As recently as last week, Floyd was sticking to his guns.
"I'm sorry his grandmother is having health problems," Floyd said in July. "But what I'm doing, I'm doing for UTEP and for everyone else. The NLI is in place so you can field a team. Young people don't have to sign a national letter of intent. You can sign a scholarship paper. The policy is in place to protect the institutions after they've spent all this money in recruiting and built their schedule around and turned down other players."

Floyd's refusal to let Hamilton out of his NLI doesn't mean he can't play somewhere else. But it does mean he has to wait a season to play, and pay tuition while doing so. Which meant that a former USC coach was preventing a would-be USC player from playing at the school because he, the old USC coach, thought a new USC coach had been tampering. See? Confusing.

Even more confusing? After all that, Hamilton didn't even choose USC. He chose UCLA. From Jeff Goodman's report:
Hamilton, who is from Los Angeles, said he wanted to play closer to his ailing grandmother. He was thought to be headed to Southern California, but the Trojans backed off and UCLA wound up admitting him just one day after new Bruins coach Steve Alford lost out on guard Quentin Snider to Illinois.

Causes and effects, actions and reactions. Elite recruits from California choosing between USC and UCLA; allegations of tampering leveled at a school that didn't even get the player they allegedly tampered with.

I think this means it's official. Begun, the SoCal recruiting war has. It's about time.
1. Sheldon Jeter and Isaac Hamilton are still searching for places to play next season. Jeter was initially blocked by Vanderbilt from transferring to Pitt, but a source said that is still where he'd like to land. Jeter still hasn't found a home. The only certainty is that he's not returning to Vandy. Hamilton hasn't been in college yet, and wants out of his National Letter of Intent to play at UTEP. UTEP isn't releasing him. Hamilton wants to play closer to home in Los Angeles, which could mean ending up at UCLA. But like Jeter, Hamilton might have to pay his own way if he isn't let out of his NLI. Jeter is more than likely going to have to sit wherever he lands. Hamilton has a legitimate shot to play next season if an agreement can be reached between UTEP and the Hamilton family about a destination. As long as it's not USC -- since UTEP coach Tim Floyd says there was tampering -- then Hamilton has a chance.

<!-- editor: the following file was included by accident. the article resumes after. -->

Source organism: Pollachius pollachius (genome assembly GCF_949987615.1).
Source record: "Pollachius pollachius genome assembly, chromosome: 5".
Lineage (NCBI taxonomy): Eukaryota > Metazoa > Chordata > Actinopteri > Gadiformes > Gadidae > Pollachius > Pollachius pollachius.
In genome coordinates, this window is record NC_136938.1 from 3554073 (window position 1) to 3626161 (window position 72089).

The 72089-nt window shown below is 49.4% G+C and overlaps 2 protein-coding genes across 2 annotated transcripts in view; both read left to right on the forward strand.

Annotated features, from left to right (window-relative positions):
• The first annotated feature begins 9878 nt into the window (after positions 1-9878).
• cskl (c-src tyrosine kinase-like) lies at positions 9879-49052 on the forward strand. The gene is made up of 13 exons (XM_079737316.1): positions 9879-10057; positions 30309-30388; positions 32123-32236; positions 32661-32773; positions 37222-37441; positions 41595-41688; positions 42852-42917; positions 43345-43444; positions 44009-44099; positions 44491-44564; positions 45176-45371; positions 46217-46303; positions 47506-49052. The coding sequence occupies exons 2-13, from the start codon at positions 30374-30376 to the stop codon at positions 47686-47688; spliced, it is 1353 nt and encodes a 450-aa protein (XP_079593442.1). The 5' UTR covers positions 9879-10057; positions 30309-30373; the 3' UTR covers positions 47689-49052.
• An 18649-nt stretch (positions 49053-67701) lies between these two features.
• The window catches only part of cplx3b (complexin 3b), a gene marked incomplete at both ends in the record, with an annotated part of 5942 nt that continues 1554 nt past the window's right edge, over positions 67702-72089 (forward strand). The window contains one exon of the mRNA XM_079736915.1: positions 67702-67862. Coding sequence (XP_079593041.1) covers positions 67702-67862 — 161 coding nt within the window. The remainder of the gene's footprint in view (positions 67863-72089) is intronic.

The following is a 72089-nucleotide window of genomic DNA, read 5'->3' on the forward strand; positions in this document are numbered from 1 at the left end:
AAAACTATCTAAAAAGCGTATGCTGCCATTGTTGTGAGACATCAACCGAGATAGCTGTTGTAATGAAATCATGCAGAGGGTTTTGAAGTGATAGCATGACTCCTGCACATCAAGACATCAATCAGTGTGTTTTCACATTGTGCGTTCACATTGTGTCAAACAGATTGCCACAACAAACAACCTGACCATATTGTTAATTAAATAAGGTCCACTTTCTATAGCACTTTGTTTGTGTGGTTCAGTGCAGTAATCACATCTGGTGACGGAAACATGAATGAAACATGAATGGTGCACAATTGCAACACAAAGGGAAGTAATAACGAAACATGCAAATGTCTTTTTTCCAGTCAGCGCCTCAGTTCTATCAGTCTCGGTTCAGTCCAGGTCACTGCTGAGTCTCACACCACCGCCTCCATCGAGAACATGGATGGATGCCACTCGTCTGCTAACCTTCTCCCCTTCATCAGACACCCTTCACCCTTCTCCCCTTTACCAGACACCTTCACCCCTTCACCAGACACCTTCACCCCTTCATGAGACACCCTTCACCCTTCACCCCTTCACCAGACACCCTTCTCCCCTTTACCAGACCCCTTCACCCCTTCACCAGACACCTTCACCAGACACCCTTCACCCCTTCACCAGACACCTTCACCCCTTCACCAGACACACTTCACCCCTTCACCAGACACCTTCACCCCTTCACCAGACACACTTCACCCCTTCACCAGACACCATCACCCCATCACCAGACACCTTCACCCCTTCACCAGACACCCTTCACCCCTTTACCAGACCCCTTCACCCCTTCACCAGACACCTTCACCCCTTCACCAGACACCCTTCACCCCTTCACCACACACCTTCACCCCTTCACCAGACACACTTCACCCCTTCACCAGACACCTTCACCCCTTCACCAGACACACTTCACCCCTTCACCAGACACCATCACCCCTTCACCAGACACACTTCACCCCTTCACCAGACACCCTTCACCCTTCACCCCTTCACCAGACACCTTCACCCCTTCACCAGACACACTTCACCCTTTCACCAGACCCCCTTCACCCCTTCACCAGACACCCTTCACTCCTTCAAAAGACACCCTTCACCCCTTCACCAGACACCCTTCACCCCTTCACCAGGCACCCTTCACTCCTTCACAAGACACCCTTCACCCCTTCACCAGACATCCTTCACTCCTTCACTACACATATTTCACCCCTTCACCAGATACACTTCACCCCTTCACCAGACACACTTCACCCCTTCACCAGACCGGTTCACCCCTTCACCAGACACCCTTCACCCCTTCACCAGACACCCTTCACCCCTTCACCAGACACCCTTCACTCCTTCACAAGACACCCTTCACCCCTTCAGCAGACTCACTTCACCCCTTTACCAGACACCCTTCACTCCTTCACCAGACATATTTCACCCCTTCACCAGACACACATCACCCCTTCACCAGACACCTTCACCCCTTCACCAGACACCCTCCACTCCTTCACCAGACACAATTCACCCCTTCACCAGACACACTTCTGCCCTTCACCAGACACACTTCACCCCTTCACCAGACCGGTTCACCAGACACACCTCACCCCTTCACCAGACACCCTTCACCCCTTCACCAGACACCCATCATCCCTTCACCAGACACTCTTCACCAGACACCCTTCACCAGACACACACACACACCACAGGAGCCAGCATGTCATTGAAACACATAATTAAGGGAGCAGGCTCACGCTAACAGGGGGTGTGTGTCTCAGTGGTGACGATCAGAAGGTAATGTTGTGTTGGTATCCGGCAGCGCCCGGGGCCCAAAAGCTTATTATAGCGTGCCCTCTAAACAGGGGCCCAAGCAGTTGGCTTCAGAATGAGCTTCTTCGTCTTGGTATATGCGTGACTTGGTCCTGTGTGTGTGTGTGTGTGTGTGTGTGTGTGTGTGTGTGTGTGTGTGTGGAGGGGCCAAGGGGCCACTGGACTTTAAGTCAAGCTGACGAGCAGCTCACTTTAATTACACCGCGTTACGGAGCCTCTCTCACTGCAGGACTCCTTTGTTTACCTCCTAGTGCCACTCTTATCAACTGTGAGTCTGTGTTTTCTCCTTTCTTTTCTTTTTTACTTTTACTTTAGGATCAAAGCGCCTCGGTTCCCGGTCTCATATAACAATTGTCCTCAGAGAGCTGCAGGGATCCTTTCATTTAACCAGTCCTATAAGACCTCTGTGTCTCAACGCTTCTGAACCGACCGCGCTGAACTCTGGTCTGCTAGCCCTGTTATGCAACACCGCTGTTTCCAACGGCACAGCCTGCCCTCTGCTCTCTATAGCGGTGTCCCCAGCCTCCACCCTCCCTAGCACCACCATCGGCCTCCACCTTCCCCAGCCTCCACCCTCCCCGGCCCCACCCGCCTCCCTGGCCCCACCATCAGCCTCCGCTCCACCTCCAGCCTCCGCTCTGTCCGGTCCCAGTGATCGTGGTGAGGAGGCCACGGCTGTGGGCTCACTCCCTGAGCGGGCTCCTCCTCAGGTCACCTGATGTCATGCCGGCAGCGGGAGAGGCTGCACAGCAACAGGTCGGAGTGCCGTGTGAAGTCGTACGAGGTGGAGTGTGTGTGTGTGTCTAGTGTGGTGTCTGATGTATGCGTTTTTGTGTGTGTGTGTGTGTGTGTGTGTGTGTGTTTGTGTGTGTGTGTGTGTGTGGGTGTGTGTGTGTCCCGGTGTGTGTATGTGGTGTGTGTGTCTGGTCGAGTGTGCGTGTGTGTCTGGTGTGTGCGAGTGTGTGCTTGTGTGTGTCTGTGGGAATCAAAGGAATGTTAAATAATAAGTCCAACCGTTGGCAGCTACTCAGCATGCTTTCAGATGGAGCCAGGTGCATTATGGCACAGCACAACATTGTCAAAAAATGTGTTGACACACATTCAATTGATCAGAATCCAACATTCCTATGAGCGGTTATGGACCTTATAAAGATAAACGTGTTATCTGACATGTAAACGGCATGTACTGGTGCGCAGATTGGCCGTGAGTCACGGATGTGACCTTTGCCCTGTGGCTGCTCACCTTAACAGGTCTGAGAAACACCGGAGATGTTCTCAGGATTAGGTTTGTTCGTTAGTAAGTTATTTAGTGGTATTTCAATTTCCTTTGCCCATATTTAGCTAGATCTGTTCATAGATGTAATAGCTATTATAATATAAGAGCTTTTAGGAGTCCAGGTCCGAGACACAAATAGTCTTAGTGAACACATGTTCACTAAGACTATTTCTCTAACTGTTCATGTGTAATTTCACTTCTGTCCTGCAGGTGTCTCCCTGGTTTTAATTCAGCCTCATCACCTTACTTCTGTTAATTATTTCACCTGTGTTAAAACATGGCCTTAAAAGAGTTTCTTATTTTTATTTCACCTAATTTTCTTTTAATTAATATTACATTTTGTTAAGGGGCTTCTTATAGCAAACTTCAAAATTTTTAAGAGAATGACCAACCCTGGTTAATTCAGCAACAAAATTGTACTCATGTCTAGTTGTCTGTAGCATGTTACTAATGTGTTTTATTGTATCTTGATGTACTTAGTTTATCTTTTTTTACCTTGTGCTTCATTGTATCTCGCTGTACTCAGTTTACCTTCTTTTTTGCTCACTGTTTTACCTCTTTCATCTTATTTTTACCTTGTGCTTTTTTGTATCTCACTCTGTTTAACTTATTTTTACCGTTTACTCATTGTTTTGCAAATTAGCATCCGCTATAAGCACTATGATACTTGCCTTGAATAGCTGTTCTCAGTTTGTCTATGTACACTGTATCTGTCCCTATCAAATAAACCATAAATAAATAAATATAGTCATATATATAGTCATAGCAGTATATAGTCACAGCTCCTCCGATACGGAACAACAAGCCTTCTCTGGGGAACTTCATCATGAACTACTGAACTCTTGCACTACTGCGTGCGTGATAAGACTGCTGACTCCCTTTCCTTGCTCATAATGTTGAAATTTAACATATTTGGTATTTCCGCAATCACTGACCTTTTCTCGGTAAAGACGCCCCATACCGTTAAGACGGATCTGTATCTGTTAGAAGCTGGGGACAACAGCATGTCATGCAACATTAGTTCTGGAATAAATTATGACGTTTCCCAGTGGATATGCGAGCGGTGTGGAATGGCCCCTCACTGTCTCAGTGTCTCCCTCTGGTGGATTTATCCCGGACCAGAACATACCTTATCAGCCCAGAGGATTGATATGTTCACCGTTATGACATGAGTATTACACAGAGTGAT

2. Give Wisconsin coach Bo Ryan credit (and St. John's Steve Lavin for agreeing to do it) for staying true to a former player and current staffer in Joe Krabbenhoft. His dad, Kelby, the CEO for Sanford Health, is behind the new Sanford Pentagon basketball facility in Sioux Falls, S.D. Wisconsin plays St. John's in South Dakota to open the season Nov. 8 (Minnesota will play Milwaukee in an NBA preseason game on Oct. 10). "We wanted to help showcase the building and expose people to what a great facility it is,'' said Ryan. "And Steve agreed to play it. It's a great neutral-court game. It's going to be really good for us to get a neutral-court game like that against an athletic St. John's team.'' The Badgers have an aggressive schedule with home games against Florida, Marquette, a road game at Virginia, Old Dominion in Cancun, Mexico, and this opener against St. John's (as well as going to Green Bay). Ryan said the Badgers will skip a year in a return game to Cal, settling on going to Berkeley in 2014-15.

3. The NIT Season Tip-Off is the last early season tournament to produce its brackets. NIT officials said the bracket isn't complete. The four "hosts" are Arizona, Duke, Rutgers and Alabama. The NIT is the only remaining neutral-bound tournament where the hosts have to earn their way to the semifinals. The other similar tournaments pre-determine the semifinalists. While the semifinals are still up for debate, you can lock in that Duke and Arizona will be on opposite sides of the bracket ... The University of New Orleans reported that there was a game in Asia after the 1982 Virginia-Houston game. From UNO, the Privateers played Georgia and UAB in Dec. of 1987 in Tokyo. Regardless, the Georgetown-Oregon game in South Korea at Camp Humphreys will be the first regular-season opener on Asian soil ... Congrats to former NBA and college player Chris Herren on five years of sobriety. Herren has been a huge success in his post-sober life of educating high school, college and professional teams about the hazards of any drug and alcohol addiction.